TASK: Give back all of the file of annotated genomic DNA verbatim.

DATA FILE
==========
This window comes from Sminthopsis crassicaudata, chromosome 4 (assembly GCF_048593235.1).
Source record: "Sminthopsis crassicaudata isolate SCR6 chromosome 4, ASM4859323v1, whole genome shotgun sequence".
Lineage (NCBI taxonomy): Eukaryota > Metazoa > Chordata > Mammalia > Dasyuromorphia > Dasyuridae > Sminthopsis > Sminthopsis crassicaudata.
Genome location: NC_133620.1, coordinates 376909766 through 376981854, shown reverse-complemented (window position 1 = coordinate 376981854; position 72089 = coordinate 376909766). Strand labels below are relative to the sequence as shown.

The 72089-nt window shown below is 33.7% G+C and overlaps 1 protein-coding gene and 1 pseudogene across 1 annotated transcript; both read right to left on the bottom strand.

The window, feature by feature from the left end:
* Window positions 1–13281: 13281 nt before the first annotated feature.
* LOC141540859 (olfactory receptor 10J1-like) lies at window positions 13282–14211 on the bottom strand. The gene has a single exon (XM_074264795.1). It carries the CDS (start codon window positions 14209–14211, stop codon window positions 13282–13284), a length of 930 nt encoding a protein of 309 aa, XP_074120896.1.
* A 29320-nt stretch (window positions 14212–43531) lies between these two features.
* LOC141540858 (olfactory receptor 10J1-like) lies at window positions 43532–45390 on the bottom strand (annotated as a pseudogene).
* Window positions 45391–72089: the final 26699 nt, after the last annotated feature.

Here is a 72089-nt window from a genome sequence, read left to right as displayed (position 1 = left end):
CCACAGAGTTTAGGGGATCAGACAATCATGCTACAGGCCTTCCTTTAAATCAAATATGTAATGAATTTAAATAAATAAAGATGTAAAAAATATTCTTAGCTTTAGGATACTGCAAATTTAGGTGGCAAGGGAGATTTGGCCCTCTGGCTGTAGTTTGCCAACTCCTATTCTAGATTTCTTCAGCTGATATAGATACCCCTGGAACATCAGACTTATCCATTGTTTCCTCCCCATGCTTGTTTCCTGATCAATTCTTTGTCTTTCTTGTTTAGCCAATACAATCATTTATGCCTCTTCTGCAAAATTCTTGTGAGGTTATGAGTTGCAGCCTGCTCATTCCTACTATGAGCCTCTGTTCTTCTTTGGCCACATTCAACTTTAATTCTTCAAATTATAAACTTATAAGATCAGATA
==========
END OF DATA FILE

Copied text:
This window comes from Sminthopsis crassicaudata, chromosome 4 (assembly GCF_048593235.1).
Source record: "Sminthopsis crassicaudata isolate SCR6 chromosome 4, ASM4859323v1, whole genome shotgun sequence".
Lineage (NCBI taxonomy): Eukaryota > Metazoa > Chordata > Mammalia > Dasyuromorphia > Dasyuridae > Sminthopsis > Sminthopsis crassicaudata.
Genome location: NC_133620.1, coordinates 376909766 through 376981854, shown reverse-complemented (window position 1 = coordinate 376981854; position 72089 = coordinate 376909766). Strand labels below are relative to the sequence as shown.

The 72089-nt window shown below is 33.7% G+C and overlaps 1 protein-coding gene and 1 pseudogene across 1 annotated transcript; both read right to left on the bottom strand.

The window, feature by feature from the left end:
* Window positions 1–13281: 13281 nt before the first annotated feature.
* LOC141540859 (olfactory receptor 10J1-like) lies at window positions 13282–14211 on the bottom strand. The gene has a single exon (XM_074264795.1). It carries the CDS (start codon window positions 14209–14211, stop codon window positions 13282–13284), a length of 930 nt encoding a protein of 309 aa, XP_074120896.1.
* A 29320-nt stretch (window positions 14212–43531) lies between these two features.
* LOC141540858 (olfactory receptor 10J1-like) lies at window positions 43532–45390 on the bottom strand (annotated as a pseudogene).
* Window positions 45391–72089: the final 26699 nt, after the last annotated feature.

Here is a 72089-nt window from a genome sequence, read left to right as displayed (position 1 = left end):
CCACAGAGTTTAGGGGATCAGACAATCATGCTACAGGCCTTCCTTTAAATCAAATATGTAATGAATTTAAATAAATAAAGATGTAAAAAATATTCTTAGCTTTAGGATACTGCAAATTTAGGTGGCAAGGGAGATTTGGCCCTCTGGCTGTAGTTTGCCAACTCCTATTCTAGATTTCTTCAGCTGATATAGATACCCCTGGAACATCAGACTTATCCATTGTTTCCTCCCCATGCTTGTTTCCTGATCAATTCTTTGTCTTTCTTGTTTAGCCAATACAATCATTTATGCCTCTTCTGCAAAATTCTTGTGAGGTTATGAGTTGCAGCCTGCTCATTCCTACTATGAGCCTCTGTTCTTCTTTGGCCACATTCAACTTTAATTCTTCAAATTATAAACTTATAAGATCAGATA